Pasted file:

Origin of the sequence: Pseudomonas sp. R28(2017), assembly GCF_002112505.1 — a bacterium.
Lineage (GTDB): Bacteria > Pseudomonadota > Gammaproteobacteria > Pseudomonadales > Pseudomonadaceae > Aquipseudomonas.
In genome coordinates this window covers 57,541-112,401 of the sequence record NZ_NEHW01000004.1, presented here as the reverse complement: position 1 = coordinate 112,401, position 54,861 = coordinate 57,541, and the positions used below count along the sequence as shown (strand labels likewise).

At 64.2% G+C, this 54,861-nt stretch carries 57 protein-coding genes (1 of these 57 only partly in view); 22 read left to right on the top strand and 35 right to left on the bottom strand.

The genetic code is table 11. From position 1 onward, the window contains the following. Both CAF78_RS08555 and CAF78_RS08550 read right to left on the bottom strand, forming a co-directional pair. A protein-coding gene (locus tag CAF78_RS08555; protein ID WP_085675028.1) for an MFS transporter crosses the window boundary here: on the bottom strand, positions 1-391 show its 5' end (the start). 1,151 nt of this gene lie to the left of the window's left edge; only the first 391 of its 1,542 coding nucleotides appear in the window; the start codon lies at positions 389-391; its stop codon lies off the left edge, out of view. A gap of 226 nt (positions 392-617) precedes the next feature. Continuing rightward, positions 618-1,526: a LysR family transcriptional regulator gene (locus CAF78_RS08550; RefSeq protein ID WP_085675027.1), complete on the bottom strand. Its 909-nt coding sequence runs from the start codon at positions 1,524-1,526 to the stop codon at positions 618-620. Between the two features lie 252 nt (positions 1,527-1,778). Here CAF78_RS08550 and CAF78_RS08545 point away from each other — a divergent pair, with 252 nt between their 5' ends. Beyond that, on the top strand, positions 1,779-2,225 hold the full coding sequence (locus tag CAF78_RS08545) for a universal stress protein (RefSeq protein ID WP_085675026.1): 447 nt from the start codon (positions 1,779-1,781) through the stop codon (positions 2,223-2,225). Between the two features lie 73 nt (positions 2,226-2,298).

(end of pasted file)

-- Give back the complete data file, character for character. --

Origin of the sequence: Pseudomonas sp. R28(2017), assembly GCF_002112505.1 — a bacterium.
Lineage (GTDB): Bacteria > Pseudomonadota > Gammaproteobacteria > Pseudomonadales > Pseudomonadaceae > Aquipseudomonas.
In genome coordinates this window covers 57,541-112,401 of the sequence record NZ_NEHW01000004.1, presented here as the reverse complement: position 1 = coordinate 112,401, position 54,861 = coordinate 57,541, and the positions used below count along the sequence as shown (strand labels likewise).

At 64.2% G+C, this 54,861-nt stretch carries 57 protein-coding genes (1 of these 57 only partly in view); 22 read left to right on the top strand and 35 right to left on the bottom strand.

The genetic code is table 11. From position 1 onward, the window contains the following. Both CAF78_RS08555 and CAF78_RS08550 read right to left on the bottom strand, forming a co-directional pair. A protein-coding gene (locus tag CAF78_RS08555; protein ID WP_085675028.1) for an MFS transporter crosses the window boundary here: on the bottom strand, positions 1-391 show its 5' end (the start). 1,151 nt of this gene lie to the left of the window's left edge; only the first 391 of its 1,542 coding nucleotides appear in the window; the start codon lies at positions 389-391; its stop codon lies off the left edge, out of view. A gap of 226 nt (positions 392-617) precedes the next feature. Continuing rightward, positions 618-1,526: a LysR family transcriptional regulator gene (locus CAF78_RS08550; RefSeq protein ID WP_085675027.1), complete on the bottom strand. Its 909-nt coding sequence runs from the start codon at positions 1,524-1,526 to the stop codon at positions 618-620. Between the two features lie 252 nt (positions 1,527-1,778). Here CAF78_RS08550 and CAF78_RS08545 point away from each other — a divergent pair, with 252 nt between their 5' ends. Beyond that, on the top strand, positions 1,779-2,225 hold the full coding sequence (locus tag CAF78_RS08545) for a universal stress protein (RefSeq protein ID WP_085675026.1): 447 nt from the start codon (positions 1,779-1,781) through the stop codon (positions 2,223-2,225). Between the two features lie 73 nt (positions 2,226-2,298).